The Irony of Chronic Pain: The general public has no understanding of, or very little understanding of chronic pain illness. Chronic pain has no outward symptoms like fever, sore throat or congestion; it doesn’t necessarily mean you are walking around with a walker or some other assistance either, and so people only see the superficial surface that you might present. You might be dressed up, or attempt make-up and do your hair or shave, if you are a guy..whatever to make yourself feel better or even disguise your pain to the outside world and the perception becomes: “Oh, well she/he feels well enough to get dressed up so why is she/he complaining?”However, and here is where the irony comes in to play: If you wake up and only manage to crawl to the couch, where you proceed to spend the rest of your day or cancel plans with people suddenly you must be exaggerating how you feel and in the same breath it goes from “You don’t look sick,” to ” She’s just lazy, o r unmotivated. Just exaggerating how she feels, nothing getting out and about won’t fix.” I shouldn’t have to justify how I feel. I shouldn’t have to defend how it is I am feeling because people do not understand, but I do. I go through the trouble and sometimes very awkward conversations where I have to explain at length why I am feeling miserable and how taking a nap doesn’t alleviate the pain, and soaking in a tub might offer temporary relief but it’s not sore muscles because I pulled something. Yes, for me, some things are structural, meaning that I have things that are physically wrong with my bones that cause pain, but neither is there a fix-it-all for it and fibromyalgia does not have a magic pill yet.
I take a moment to reflect here. I wonder if all this makes me sound bitchy? Maybe I am paingry again? But I honestly don’t think so. I feel misunderstood 90% of the time, by people I don’t know and even my close friends and family. Don’t get me wrong, I know it’s not intentional. But this is why I am here. I want you to understand that you are not alone, and if you have friends or family that don’t understand what you are going through or think you are the only one feeling this way that you aren’t. Have them read this blog. I have watched and seen the difference between how someone like me is treated, versus how someone who is dealing with a more devastating illness is treated. For instance, cancer. Now wait a minute before you get all puffy chest and indignant with me. I know very well- very painfully well, that cancer and chronic pain is different. I’ve watched a good friend go through cancer and beat cancer only to be going through it again and I think there is still an analogy to be made. No one ever came up to her while we were at work, and maybe she had gone through some effort to make up her face or hair and exclaimed, “oh, I’m glad to see you are feeling better!” While it is a perfectly nice thing to say, people seem to understand collectively, that people who are going through cancer, regardless if terminal or not or type of treatment, are maybe not feeling like themselves. They understand on some intrinsic, and unspoken way that cancer is not something that is healed over night and sometimes not at all and so there needs to be some thought taken before approaching a person. People with chronic pain aren’t afforded that thought and I wish there was not this presumption that because I look better means I am better. As difficult as it may be to wrap ones head around it, people struggling with chronic pain, myself included, almost never feel good. And on those days I am feeling my version of “good” it may mean that my body isn’t feeling like Wolverine when they were injecting the adamantine into him. (Apologies for my geek girl coming out if you don’t understand the reference. The best non-geek I can come up with is when you work out at the gym after not moving for 6 months..that soreness where you feel just breathing might kill you? Now multiply that by 100.) I still have to lie down most days, mid-day just to cope and I take pain medications round the clock to deal with the pain. Even on the “good” days. Chronic means on-going; which means I may never get “better.” I am just trying to cope and live my life. This is the part I think confuses people most. They can’t seem to understand how if I am in so much pain, how I can go about my day and do the things I normally do or even find a reason to laugh or go out with friends. Chronic pain doesn’t mean my life has suddenly come to a screeching halt. I have a family, I have kids and I have a life. I would not call myself a bubbly, effervescent sort of person, but I am happy. And though it might be difficult to understand how I can simultaneously be happy and want to lay down in a dark room with heating pads covering 90% of me, it’s the truth. I had a few weeks, when I realized that this was going to be my new normal where I cried. I cried hard and felt awful about myself and miserable about my future. But my life is what I make out of it and it’s not over because I hurt. It might mean a new reality, that includes a disability placard for my car, but in the grand scheme of things, that’s doable.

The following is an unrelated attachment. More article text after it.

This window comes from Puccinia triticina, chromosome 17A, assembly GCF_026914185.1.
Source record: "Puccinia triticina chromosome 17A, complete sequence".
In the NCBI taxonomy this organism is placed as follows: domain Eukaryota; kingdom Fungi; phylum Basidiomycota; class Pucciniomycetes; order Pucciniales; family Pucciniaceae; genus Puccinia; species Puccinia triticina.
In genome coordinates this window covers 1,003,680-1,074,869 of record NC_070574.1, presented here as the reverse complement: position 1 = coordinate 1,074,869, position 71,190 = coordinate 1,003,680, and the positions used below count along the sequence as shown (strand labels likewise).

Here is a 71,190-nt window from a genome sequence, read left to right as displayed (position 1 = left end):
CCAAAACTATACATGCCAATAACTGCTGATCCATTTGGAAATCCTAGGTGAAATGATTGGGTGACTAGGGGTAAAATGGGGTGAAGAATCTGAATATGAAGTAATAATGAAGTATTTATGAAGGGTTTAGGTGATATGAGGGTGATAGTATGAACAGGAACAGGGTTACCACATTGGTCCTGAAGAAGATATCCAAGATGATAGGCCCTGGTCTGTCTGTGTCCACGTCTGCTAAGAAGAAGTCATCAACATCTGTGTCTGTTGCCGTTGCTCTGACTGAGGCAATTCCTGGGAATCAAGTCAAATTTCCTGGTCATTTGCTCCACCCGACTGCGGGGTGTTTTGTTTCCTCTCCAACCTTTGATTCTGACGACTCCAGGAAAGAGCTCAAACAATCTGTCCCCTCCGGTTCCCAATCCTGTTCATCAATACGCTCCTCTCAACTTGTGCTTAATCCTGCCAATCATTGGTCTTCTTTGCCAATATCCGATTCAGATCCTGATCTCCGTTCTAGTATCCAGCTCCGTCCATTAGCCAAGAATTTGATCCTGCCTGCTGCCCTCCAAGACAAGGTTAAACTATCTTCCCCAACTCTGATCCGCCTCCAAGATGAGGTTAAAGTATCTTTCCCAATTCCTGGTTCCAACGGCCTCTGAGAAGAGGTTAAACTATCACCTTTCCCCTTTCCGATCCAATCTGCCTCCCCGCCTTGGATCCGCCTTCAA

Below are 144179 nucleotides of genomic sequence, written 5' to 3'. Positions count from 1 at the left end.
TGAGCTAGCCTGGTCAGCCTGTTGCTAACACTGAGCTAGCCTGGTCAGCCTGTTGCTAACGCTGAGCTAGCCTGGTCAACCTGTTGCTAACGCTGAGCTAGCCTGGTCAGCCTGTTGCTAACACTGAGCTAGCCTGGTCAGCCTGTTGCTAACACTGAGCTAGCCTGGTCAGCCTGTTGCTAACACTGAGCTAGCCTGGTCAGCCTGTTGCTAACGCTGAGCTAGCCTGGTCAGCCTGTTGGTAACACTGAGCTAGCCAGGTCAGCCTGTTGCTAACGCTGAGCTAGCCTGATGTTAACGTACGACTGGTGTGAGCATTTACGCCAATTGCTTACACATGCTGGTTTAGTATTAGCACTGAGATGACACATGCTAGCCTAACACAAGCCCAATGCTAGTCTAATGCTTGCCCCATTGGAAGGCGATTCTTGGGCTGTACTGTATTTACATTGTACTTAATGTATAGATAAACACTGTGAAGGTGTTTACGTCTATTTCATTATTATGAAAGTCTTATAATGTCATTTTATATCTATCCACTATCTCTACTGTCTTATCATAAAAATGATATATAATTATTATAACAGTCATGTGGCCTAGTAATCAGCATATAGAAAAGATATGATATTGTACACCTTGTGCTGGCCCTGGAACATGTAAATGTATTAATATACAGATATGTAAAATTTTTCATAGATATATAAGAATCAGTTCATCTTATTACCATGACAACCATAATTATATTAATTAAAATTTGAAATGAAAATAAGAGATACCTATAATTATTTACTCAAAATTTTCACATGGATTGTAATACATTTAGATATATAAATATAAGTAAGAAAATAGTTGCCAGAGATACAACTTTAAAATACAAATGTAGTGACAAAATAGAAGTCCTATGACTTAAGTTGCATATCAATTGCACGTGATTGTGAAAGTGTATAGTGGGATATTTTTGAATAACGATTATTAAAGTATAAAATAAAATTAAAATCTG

We need to change the way we perceive chronic pain. Chronic means ongoing. It means there may never be a cure and that this new reality could be permanent. What it doesn’t mean? It doesn’t mean that that this is the end. It doesn’t mean that the road stops here and you are no longer able to live your life. It may mean lifelong but some days will be better than others and you have to treasure those days. So if you are reading this and wanting to know how you can make a difference in someone’s life who is struggling with chronic pain, I will offer you this kernel of wisdom: Please, oh please..don’t assume they are exaggerating or that they will get better or must be better because they look spiffy one day. Don’t judge. Not for when they look like, whether they come in sweat pants or a dress. Just don’t. Try being empathetic and understanding and have a willingness to listen. Listening to us means the world. It’s not easy keeping everything together when you feel like your body is warring against you. We are all different, we are all complex and no one of us will exhibit the same range of symptoms so don’t contradict how someone is feeling because WebMD didn’t list it. Be a friend. Be an advocate. And don’t be afraid to learn about it.